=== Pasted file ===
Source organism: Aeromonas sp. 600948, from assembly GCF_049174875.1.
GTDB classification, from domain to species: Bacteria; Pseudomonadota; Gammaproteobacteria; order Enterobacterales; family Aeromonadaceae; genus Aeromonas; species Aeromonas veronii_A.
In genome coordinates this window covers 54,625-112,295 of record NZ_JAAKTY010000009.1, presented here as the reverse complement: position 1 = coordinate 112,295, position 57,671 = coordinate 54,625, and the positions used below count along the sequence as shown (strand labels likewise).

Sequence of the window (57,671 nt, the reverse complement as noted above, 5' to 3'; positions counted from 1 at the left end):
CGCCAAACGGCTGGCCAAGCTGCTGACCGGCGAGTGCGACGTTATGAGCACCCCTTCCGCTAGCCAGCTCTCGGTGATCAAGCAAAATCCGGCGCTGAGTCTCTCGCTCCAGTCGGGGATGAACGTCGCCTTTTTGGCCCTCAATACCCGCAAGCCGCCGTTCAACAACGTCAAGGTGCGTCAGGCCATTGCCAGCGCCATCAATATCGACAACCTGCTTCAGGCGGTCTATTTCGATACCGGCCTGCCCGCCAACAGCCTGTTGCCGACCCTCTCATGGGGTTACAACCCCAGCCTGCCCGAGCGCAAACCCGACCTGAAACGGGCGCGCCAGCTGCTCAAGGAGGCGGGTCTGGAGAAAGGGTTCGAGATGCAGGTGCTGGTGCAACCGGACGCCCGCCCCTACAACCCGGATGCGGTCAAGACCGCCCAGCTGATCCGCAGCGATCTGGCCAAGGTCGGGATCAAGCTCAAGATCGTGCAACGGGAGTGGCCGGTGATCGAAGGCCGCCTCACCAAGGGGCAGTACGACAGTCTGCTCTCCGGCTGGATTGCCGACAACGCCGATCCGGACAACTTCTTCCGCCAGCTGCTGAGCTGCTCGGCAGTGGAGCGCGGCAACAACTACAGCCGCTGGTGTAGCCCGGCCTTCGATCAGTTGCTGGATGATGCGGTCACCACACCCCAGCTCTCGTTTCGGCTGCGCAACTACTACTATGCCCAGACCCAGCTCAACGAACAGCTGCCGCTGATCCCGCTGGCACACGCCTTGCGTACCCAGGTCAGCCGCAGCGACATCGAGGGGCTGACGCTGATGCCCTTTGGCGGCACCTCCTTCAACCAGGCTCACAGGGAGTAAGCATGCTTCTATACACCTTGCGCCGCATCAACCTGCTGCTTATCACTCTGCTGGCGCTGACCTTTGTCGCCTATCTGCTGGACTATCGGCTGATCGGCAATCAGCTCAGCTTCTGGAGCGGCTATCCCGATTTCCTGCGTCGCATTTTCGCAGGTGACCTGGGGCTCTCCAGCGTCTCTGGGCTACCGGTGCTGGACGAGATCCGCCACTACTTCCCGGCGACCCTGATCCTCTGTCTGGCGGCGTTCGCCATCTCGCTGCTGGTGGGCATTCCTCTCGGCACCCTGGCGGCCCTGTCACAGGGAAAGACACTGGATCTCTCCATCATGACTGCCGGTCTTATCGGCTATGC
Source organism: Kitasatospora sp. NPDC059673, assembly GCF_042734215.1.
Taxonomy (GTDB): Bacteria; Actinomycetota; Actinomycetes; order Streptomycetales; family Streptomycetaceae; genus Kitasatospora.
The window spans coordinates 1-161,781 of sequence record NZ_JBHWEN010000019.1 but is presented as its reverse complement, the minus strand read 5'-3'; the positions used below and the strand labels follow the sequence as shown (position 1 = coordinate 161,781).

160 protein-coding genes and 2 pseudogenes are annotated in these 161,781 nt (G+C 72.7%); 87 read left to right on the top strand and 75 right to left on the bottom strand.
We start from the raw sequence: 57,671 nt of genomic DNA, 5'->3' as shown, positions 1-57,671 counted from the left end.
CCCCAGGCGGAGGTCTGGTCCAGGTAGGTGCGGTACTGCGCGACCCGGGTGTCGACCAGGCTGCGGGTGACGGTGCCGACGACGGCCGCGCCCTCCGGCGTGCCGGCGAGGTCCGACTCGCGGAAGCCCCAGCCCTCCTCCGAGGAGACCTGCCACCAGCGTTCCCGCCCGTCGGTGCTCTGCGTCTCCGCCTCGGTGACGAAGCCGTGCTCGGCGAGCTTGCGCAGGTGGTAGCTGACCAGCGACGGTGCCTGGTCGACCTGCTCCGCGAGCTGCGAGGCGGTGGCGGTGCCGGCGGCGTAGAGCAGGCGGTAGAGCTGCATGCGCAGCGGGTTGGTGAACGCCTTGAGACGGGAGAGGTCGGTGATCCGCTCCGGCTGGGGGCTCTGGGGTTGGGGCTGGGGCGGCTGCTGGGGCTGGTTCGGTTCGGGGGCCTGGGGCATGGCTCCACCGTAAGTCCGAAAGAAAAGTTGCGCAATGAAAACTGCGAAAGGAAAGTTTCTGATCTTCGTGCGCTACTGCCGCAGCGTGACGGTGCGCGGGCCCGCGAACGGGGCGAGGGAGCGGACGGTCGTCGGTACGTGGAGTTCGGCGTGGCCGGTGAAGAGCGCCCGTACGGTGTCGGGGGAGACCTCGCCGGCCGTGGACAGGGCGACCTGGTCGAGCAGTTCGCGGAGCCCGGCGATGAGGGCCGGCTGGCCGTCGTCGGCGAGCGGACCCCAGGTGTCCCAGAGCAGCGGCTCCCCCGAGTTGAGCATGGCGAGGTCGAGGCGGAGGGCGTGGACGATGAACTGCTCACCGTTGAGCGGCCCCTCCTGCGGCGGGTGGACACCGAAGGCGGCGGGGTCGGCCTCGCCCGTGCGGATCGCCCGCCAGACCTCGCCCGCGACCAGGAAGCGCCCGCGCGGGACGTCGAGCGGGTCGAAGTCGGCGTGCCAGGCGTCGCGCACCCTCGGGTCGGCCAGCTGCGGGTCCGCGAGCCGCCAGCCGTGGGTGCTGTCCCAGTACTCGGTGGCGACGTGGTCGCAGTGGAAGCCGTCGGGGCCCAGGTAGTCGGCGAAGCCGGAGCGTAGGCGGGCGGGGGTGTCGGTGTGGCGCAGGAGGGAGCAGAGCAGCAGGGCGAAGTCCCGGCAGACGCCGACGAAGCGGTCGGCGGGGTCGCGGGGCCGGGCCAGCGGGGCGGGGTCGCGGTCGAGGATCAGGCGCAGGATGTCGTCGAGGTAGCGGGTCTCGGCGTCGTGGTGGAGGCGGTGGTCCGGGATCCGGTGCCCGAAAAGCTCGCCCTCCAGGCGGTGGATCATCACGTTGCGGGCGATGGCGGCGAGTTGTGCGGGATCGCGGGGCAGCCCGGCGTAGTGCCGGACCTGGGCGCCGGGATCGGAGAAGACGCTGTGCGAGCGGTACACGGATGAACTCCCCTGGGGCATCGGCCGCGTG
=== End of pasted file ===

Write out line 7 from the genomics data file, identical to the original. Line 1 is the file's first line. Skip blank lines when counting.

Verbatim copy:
Taxonomy (GTDB): Bacteria; Actinomycetota; Actinomycetes; order Streptomycetales; family Streptomycetaceae; genus Kitasatospora.